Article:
Pearls from your Peers: Treatment of Acoustic Neuromas
Marc L. Bennett, MD, is joined by Robert Cullen, MD, to discuss treatment of acoustic neuromas.
What are the common symptoms and signs you see in patients with acoustic neuromas?
Most people present with hearing loss. Occasionally people present with disequilibrium or unsteadiness. Lastly, a minority of patients can present with cerebellar signs, blurred vision, or headache.
How often do you work up unilateral sensorineural hearing loss and diagnose an acoustic neuroma?
It’s relatively uncommon—maybe once or twice a year I will actually diagnose a vestibular schwannoma primarily; most patients with acoustic neuromas are referred to my practice with a known diagnosis.
What is your diagnostic workup for an acoustic neuroma, outside of an MRI?
MRI remains the gold standard. We do a hearing test on everyone as it can change options for treatment. Vestibular testing is helpful in the decision process for some patients. We often obtain an ABR if hearing preservation surgery is an option for the patient.
What do you offer for patients who have a medical contraindication for an MRI?
For patients with medical contraindications like a spinal cord stimulator or internal defibrillator, we will order a CT scan of the temporal bones with contrast. It will show us tumors that are larger. In addition, we utilize ABRs, but MRI is still the gold standard.
How do you accommodate patients with claustrophobia?
For mild symptoms, we typically use diazepam to be taken, one to two tablets prior to the MRI. For more severe symptoms, we will use sedation; often in the form of a general anesthetic.
What are your standard treatment options?
We offer observation (serial imaging), surgery, and stereotactic radiation (Gamma Knife). We educate people on the benefits and risks of all treatments and allow them to choose the best option. For observation, we typically image every six months after the initial MRI.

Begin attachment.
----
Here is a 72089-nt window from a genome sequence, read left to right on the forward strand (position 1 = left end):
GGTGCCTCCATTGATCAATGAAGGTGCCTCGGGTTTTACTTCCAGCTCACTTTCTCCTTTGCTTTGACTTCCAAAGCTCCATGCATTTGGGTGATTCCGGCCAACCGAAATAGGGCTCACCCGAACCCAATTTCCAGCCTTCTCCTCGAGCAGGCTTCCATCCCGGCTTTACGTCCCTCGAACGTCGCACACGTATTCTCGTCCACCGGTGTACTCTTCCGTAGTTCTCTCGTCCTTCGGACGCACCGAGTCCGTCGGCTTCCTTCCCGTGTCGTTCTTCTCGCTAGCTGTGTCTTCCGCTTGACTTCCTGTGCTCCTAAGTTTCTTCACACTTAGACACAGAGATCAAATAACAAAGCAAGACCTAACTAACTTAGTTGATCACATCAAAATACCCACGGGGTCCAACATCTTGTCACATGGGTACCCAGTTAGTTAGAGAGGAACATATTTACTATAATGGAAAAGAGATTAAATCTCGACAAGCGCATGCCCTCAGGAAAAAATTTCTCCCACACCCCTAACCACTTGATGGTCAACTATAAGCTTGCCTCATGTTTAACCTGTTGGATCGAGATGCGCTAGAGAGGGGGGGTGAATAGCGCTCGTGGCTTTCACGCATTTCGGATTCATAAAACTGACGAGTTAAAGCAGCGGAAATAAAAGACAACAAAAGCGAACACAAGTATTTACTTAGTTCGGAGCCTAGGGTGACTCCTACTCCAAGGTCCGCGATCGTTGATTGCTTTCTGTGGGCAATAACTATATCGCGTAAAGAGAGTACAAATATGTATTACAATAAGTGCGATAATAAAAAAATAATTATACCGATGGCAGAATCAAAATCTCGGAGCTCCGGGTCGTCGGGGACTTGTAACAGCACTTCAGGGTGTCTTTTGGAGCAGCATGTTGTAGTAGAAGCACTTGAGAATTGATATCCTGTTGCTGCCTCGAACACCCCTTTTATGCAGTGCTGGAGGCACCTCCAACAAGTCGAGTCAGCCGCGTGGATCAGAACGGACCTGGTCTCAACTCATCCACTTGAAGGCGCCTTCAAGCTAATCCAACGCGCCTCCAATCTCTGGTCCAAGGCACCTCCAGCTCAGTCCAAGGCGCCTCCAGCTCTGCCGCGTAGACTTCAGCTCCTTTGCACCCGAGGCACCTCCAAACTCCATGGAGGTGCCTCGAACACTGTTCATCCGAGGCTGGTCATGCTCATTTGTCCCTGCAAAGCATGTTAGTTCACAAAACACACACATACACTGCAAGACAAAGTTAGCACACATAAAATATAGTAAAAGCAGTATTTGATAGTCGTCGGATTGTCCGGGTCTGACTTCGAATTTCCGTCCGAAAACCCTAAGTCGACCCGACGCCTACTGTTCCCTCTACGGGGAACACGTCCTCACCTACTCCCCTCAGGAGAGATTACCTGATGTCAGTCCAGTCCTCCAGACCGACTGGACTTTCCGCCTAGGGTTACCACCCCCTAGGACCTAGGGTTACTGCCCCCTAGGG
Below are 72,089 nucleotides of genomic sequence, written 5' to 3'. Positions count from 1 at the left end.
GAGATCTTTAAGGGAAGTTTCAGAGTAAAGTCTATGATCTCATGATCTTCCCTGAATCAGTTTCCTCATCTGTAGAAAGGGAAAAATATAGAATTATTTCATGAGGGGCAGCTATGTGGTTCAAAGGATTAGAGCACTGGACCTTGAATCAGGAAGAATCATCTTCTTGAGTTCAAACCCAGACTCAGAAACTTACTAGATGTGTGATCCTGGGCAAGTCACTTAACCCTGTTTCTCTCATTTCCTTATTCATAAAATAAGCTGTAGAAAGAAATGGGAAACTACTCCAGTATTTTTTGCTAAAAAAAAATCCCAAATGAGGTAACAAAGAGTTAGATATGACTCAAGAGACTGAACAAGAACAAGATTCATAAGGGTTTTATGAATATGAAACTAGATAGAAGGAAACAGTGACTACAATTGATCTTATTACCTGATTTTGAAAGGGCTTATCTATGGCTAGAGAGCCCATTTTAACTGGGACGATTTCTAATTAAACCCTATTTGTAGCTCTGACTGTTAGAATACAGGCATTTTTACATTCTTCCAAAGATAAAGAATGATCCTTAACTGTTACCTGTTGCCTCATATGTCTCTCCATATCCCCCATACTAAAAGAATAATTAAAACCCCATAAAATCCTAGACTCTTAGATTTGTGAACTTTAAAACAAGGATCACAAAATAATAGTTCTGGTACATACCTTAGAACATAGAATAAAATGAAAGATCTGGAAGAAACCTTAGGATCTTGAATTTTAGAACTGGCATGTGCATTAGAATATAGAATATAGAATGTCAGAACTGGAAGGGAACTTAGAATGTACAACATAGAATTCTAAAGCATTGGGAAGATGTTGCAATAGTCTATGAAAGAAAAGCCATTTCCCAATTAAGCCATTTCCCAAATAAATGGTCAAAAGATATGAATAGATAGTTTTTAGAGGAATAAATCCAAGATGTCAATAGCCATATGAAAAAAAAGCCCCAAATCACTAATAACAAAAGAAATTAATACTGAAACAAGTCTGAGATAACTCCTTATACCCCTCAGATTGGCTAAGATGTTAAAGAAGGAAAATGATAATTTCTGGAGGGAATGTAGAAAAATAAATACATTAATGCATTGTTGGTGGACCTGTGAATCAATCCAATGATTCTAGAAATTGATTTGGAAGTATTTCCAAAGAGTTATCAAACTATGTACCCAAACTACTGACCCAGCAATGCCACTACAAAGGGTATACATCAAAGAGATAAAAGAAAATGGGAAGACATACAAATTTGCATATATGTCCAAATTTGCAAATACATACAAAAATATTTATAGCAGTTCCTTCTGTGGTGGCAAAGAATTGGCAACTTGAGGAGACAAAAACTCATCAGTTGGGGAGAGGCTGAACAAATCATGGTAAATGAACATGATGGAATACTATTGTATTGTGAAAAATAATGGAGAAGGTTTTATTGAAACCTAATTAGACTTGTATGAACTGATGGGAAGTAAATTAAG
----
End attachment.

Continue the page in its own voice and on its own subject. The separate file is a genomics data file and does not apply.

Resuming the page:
Does age play into the treatment options?
We typically attempt to avoid radiation on younger patients due to concerns about long-term effects from radiation. For elderly patients, we are more likely to offer radiation. For both groups, we let the overall medical condition help dictate the treatment.
Do you see any common complications from radiation?
Complications are uncommon. The most common is hearing loss, which can occur suddenly but is more commonly progressive over time. We also see disequilibrium, that may be associated with tumor edema. Facial nerve complications are uncommon.
How often do you image patients after treatment?
For radiation, we start with imaging every six months, then yearly. For tumors with total resection, we image at one and five years. For those with subtotal resections, we image at three months, then yearly.
Do you routinely use balance therapy after treatment?
Balance therapy is important for patients with acoustic neuromas. After surgery, we typically give the patient one month or so for central compensation and then offer therapy for those still struggling. For younger and healthier patients, compensation occurs more quickly and they have less of a need for formal vestibular therapy.
Are there any changes you anticipate in treatment of acoustic neuromas in the upcoming years?
I anticipate increasing frequency of radiation treatment. In addition, I see a role for cochlear implantation and hearing restoration in these patients. Many patients struggle with the unilateral hearing loss, and this treatment shows promise in rehabilitating this symptom.